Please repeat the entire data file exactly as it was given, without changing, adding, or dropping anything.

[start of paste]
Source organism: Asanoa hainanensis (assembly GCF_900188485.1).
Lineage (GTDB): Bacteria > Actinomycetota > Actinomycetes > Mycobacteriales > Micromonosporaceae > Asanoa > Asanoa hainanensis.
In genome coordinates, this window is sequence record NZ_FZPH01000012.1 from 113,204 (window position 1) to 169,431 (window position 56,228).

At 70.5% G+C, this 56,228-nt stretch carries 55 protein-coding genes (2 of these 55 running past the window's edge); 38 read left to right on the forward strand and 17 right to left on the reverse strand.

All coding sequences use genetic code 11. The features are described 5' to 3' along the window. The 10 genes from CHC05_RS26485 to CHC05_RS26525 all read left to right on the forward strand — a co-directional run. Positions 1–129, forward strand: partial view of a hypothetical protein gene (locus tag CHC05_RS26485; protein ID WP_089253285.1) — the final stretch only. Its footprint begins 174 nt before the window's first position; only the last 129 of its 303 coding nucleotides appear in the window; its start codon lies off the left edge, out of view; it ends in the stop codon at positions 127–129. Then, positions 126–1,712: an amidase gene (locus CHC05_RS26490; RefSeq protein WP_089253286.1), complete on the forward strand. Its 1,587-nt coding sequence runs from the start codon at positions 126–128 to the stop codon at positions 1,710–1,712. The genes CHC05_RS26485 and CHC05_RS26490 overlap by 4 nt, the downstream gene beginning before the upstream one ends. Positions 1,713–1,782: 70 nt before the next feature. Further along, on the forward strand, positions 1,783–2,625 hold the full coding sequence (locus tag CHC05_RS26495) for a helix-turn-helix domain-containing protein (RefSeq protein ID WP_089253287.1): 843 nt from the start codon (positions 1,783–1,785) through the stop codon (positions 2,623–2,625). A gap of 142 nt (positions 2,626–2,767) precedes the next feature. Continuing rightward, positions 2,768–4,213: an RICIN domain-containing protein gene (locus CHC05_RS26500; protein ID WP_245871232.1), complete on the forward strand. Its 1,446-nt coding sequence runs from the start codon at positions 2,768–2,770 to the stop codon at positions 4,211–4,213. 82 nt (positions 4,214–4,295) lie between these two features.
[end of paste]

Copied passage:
Source organism: Asanoa hainanensis (assembly GCF_900188485.1).
Lineage (GTDB): Bacteria > Actinomycetota > Actinomycetes > Mycobacteriales > Micromonosporaceae > Asanoa > Asanoa hainanensis.
In genome coordinates, this window is sequence record NZ_FZPH01000012.1 from 113,204 (window position 1) to 169,431 (window position 56,228).

At 70.5% G+C, this 56,228-nt stretch carries 55 protein-coding genes (2 of these 55 running past the window's edge); 38 read left to right on the forward strand and 17 right to left on the reverse strand.

All coding sequences use genetic code 11. The features are described 5' to 3' along the window. The 10 genes from CHC05_RS26485 to CHC05_RS26525 all read left to right on the forward strand — a co-directional run. Positions 1–129, forward strand: partial view of a hypothetical protein gene (locus tag CHC05_RS26485; protein ID WP_089253285.1) — the final stretch only. Its footprint begins 174 nt before the window's first position; only the last 129 of its 303 coding nucleotides appear in the window; its start codon lies off the left edge, out of view; it ends in the stop codon at positions 127–129. Then, positions 126–1,712: an amidase gene (locus CHC05_RS26490; RefSeq protein WP_089253286.1), complete on the forward strand. Its 1,587-nt coding sequence runs from the start codon at positions 126–128 to the stop codon at positions 1,710–1,712. The genes CHC05_RS26485 and CHC05_RS26490 overlap by 4 nt, the downstream gene beginning before the upstream one ends. Positions 1,713–1,782: 70 nt before the next feature. Further along, on the forward strand, positions 1,783–2,625 hold the full coding sequence (locus tag CHC05_RS26495) for a helix-turn-helix domain-containing protein (RefSeq protein ID WP_089253287.1): 843 nt from the start codon (positions 1,783–1,785) through the stop codon (positions 2,623–2,625). A gap of 142 nt (positions 2,626–2,767) precedes the next feature. Continuing rightward, positions 2,768–4,213: an RICIN domain-containing protein gene (locus CHC05_RS26500; protein ID WP_245871232.1), complete on the forward strand. Its 1,446-nt coding sequence runs from the start codon at positions 2,768–2,770 to the stop codon at positions 4,211–4,213. 82 nt (positions 4,214–4,295) lie between these two features.